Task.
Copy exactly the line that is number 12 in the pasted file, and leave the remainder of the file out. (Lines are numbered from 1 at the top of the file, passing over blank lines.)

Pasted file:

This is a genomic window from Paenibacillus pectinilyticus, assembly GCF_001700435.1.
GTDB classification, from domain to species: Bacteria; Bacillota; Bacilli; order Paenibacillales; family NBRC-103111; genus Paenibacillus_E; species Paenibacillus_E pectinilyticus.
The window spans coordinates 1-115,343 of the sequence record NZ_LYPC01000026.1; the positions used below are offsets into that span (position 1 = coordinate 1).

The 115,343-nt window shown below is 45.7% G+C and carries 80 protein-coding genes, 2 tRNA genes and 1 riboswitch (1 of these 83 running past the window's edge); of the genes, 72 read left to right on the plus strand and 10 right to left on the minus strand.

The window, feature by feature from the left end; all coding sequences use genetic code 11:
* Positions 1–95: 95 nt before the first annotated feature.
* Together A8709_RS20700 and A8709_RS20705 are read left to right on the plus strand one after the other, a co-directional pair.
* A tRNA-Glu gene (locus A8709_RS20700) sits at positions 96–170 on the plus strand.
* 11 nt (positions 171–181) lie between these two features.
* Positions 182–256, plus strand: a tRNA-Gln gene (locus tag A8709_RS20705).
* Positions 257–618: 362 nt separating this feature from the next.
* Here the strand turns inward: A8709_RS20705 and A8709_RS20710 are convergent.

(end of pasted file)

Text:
* Here the strand turns inward: A8709_RS20705 and A8709_RS20710 are convergent.